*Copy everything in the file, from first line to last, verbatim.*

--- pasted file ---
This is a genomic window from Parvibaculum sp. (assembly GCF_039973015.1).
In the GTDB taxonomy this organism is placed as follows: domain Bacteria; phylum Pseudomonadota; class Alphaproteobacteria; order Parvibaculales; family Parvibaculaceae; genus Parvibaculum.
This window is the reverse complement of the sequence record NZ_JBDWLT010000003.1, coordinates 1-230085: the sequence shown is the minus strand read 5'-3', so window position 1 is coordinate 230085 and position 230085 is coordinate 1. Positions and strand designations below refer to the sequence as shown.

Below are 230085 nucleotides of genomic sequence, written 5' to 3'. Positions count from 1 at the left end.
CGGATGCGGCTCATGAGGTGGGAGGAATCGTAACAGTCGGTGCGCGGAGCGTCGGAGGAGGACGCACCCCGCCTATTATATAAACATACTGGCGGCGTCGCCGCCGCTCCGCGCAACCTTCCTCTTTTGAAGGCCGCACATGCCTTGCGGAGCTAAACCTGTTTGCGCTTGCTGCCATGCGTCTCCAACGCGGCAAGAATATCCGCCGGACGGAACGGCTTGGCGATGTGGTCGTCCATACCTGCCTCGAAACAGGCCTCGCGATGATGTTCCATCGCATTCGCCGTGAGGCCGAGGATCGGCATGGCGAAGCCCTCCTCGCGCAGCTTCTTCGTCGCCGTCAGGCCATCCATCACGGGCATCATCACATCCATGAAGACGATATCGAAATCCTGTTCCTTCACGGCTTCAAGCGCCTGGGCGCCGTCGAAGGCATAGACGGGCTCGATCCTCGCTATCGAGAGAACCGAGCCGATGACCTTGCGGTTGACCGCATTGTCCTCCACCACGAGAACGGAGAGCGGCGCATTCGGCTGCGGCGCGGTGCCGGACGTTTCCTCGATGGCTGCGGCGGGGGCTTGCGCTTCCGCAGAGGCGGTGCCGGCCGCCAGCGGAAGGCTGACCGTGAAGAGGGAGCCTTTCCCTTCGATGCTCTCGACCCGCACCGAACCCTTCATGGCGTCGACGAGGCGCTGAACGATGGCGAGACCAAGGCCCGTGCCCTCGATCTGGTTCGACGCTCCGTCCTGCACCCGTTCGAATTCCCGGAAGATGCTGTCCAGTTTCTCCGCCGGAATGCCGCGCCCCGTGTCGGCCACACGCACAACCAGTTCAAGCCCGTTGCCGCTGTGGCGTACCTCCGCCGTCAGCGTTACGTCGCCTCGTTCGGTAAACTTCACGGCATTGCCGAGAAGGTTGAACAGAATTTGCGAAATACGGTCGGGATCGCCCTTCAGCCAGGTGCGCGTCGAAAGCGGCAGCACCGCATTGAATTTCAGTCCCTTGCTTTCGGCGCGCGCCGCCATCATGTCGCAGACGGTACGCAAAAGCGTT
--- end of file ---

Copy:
This is a genomic window from Parvibaculum sp. (assembly GCF_039973015.1).
In the GTDB taxonomy this organism is placed as follows: domain Bacteria; phylum Pseudomonadota; class Alphaproteobacteria; order Parvibaculales; family Parvibaculaceae; genus Parvibaculum.
This window is the reverse complement of the sequence record NZ_JBDWLT010000003.1, coordinates 1-230085: the sequence shown is the minus strand read 5'-3', so window position 1 is coordinate 230085 and position 230085 is coordinate 1. Positions and strand designations below refer to the sequence as shown.

Below are 230085 nucleotides of genomic sequence, written 5' to 3'. Positions count from 1 at the left end.
CGGATGCGGCTCATGAGGTGGGAGGAATCGTAACAGTCGGTGCGCGGAGCGTCGGAGGAGGACGCACCCCGCCTATTATATAAACATACTGGCGGCGTCGCCGCCGCTCCGCGCAACCTTCCTCTTTTGAAGGCCGCACATGCCTTGCGGAGCTAAACCTGTTTGCGCTTGCTGCCATGCGTCTCCAACGCGGCAAGAATATCCGCCGGACGGAACGGCTTGGCGATGTGGTCGTCCATACCTGCCTCGAAACAGGCCTCGCGATGATGTTCCATCGCATTCGCCGTGAGGCCGAGGATCGGCATGGCGAAGCCCTCCTCGCGCAGCTTCTTCGTCGCCGTCAGGCCATCCATCACGGGCATCATCACATCCATGAAGACGATATCGAAATCCTGTTCCTTCACGGCTTCAAGCGCCTGGGCGCCGTCGAAGGCATAGACGGGCTCGATCCTCGCTATCGAGAGAACCGAGCCGATGACCTTGCGGTTGACCGCATTGTCCTCCACCACGAGAACGGAGAGCGGCGCATTCGGCTGCGGCGCGGTGCCGGACGTTTCCTCGATGGCTGCGGCGGGGGCTTGCGCTTCCGCAGAGGCGGTGCCGGCCGCCAGCGGAAGGCTGACCGTGAAGAGGGAGCCTTTCCCTTCGATGCTCTCGACCCGCACCGAACCCTTCATGGCGTCGACGAGGCGCTGAACGATGGCGAGACCAAGGCCCGTGCCCTCGATCTGGTTCGACGCTCCGTCCTGCACCCGTTCGAATTCCCGGAAGATGCTGTCCAGTTTCTCCGCCGGAATGCCGCGCCCCGTGTCGGCCACACGCACAACCAGTTCAAGCCCGTTGCCGCTGTGGCGTACCTCCGCCGTCAGCGTTACGTCGCCTCGTTCGGTAAACTTCACGGCATTGCCGAGAAGGTTGAACAGAATTTGCGAAATACGGTCGGGATCGCCCTTCAGCCAGGTGCGCGTCGAAAGCGGCAGCACCGCATTGAATTTCAGTCCCTTGCTTTCGGCGCGCGCCGCCATCATGTCGCAGACGGTACGCAAAAGCGTT